Select Dining owner Jeffrey Gossett had made the right kind of headlines before. But this time he’s making headlines for pleading guilty to fraudulent use of coronavirus relief funds.
After purchasing property at 112 Trade St. for $1.1 million, according to Greenville County property data, Gossett opened upscale bistro Select Dining during downtown Greer’s repaving and streetscape projects in 2019. He was one of several businesses owners in the district who talked with news media of their support for city’s improvements.
Then came COVID-19. And like millions of business owners, Gossett applied for Paycheck Protection Program and Economic Injury Disaster Loans in March 2020.
But Gossett did things a little bit differently than most, according to the U.S. Attorney’s Office, South Carolina District.
According to court documents, over the course of six months, Gossett received close to $2 million under various individual and business names, some of which he didn’t own.
Gossett operated accounts under Simply Everything Inc., Select Dining, Select Dining LLC dba as The Epicurean, Keystone Investment Properties, C. Tim Keagy LLC, Jeffrey Gossett and Elizabeth Gossett and Adriel Gossett.
The Epicurean Restaurant, once located on 1455 Woodruff Road, was founded by George Stathakis of the Stax restaurant chain before Stathakis passed the torch to Gossett in 2013, according to Gossett’s Yelp profile. The grill closed permanently, reportedly before 2020, according to CityData.
Today, Gossett pled guilty to felony courts of wire fraud and money laundering through receiving COVID-19 relief funds via fraudulent loan applications, according to a news release from the U.S. Attorney General’s Office for the District of South Carolina, which filed the charge against Gossett on July 6.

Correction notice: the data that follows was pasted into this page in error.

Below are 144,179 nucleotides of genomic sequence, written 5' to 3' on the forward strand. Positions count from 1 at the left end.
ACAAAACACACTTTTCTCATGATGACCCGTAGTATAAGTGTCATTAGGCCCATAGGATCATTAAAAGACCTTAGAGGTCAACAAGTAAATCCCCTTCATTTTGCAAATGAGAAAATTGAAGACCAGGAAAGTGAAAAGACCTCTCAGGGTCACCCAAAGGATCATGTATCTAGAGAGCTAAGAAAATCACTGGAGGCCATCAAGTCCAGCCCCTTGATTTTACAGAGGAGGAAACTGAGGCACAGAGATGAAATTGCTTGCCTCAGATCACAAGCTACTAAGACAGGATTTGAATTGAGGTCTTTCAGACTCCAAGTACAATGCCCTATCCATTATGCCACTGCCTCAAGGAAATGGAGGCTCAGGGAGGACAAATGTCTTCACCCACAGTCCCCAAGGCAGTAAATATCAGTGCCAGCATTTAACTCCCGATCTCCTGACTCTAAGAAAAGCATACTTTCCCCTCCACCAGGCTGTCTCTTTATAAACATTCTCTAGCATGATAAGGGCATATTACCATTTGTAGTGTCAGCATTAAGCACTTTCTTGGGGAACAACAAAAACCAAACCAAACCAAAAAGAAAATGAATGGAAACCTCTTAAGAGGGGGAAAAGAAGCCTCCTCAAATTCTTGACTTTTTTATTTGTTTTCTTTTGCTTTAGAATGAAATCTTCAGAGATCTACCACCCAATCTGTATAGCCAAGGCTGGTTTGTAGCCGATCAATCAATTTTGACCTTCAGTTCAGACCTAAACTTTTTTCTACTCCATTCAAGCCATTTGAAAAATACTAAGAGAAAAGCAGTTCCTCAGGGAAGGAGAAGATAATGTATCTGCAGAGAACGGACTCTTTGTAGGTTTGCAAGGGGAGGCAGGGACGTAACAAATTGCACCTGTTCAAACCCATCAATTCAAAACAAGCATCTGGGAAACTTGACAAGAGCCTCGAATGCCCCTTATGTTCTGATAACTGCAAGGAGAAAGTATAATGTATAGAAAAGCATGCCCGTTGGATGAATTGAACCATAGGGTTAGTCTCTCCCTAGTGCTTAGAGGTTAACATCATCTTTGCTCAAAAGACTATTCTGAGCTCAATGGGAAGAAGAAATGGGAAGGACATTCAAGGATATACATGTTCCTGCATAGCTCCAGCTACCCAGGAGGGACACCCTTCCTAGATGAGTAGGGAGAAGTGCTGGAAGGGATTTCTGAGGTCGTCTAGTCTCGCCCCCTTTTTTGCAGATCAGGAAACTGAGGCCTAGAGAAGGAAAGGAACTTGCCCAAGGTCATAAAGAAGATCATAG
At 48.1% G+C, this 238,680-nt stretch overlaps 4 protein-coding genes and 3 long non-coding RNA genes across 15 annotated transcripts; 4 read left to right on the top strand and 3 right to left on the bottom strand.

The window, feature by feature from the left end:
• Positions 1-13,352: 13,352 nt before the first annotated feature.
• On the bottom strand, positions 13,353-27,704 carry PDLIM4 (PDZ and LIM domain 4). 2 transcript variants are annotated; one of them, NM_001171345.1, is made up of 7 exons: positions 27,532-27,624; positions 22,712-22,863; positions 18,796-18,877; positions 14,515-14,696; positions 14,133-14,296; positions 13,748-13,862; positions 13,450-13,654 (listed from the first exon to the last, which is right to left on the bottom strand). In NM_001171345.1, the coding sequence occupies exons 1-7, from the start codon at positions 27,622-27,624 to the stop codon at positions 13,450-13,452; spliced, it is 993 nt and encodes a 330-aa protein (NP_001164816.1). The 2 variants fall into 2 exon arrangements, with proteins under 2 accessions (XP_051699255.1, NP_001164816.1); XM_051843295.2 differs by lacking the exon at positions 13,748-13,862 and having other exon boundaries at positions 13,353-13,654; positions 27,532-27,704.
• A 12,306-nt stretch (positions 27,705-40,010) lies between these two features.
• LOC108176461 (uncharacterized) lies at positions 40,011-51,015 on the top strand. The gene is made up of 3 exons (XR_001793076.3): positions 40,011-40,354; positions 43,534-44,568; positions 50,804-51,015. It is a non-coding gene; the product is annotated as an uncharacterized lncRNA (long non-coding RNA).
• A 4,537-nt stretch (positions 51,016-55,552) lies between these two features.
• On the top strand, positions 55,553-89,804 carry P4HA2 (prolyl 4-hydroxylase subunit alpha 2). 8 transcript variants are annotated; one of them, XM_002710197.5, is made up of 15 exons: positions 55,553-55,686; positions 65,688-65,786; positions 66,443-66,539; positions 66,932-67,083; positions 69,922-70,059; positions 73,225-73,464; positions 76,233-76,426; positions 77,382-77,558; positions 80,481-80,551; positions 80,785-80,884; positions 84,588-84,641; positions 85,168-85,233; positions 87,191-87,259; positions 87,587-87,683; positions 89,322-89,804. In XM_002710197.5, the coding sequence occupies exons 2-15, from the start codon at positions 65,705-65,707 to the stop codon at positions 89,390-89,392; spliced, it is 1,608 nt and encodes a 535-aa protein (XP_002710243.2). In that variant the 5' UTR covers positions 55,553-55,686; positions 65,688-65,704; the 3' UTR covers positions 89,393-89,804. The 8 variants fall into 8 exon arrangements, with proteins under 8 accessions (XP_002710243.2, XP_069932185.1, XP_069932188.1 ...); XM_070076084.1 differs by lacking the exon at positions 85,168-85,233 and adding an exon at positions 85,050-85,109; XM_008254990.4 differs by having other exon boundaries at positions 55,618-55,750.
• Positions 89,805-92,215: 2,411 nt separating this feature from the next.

“Taking money meant for those in need is reprehensible, especially during a pandemic,” Acting U.S. Attorney M. Rhett DeHart, said in the news release. “With the help of our federal and local partners, this office will continue to investigate and prosecute those who seek to turn the misfortune of others into illegal gains for themselves.”
For the most serious charge, Gossett faces a maximum penalty of 20 years in federal prison, a fine of $250,000, three years of supervision to follow the term of imprisonment and restitution. U.S. District Judge Timothy M. Cain accepted the guilty plea and will sentence Gossett after receiving and reviewing a sentencing report prepared by the U.S. Probation Office, the news release said.
“While many small businesses were struggling to make ends meet at the height of the COVID-19 pandemic, Gossett submitted fraudulent claims for his personal benefit," Susan Ferensic, special agent in charge of the Federal Bureau of Investigation Columbia field office, said in the release. “The FBI and its federal partners will continue to pursue those who take advantage of programs meant to help small businesses during difficult times.”
The FBI investigated the case along with the Small Business Administration Office of Inspector General and the Internal Revenue Service. Assistant U.S. Attorney Winston Marosek is prosecuting the case.
“Making false statements to fraudulently gain access to SBA program funds is unacceptable,” Amaleka McCall-Brathwaite, Small Business Administration Office of Inspector General’s Eastern region special agent in charge, said in the release. “SBA OIG will relentlessly pursue evidence of fraud against SBA’s programs aimed at assisting the nation’s small businesses struggling with the pandemic challenges. I want to thank the U.S. Attorney’s Office for its leadership and dedication to pursuing justice.”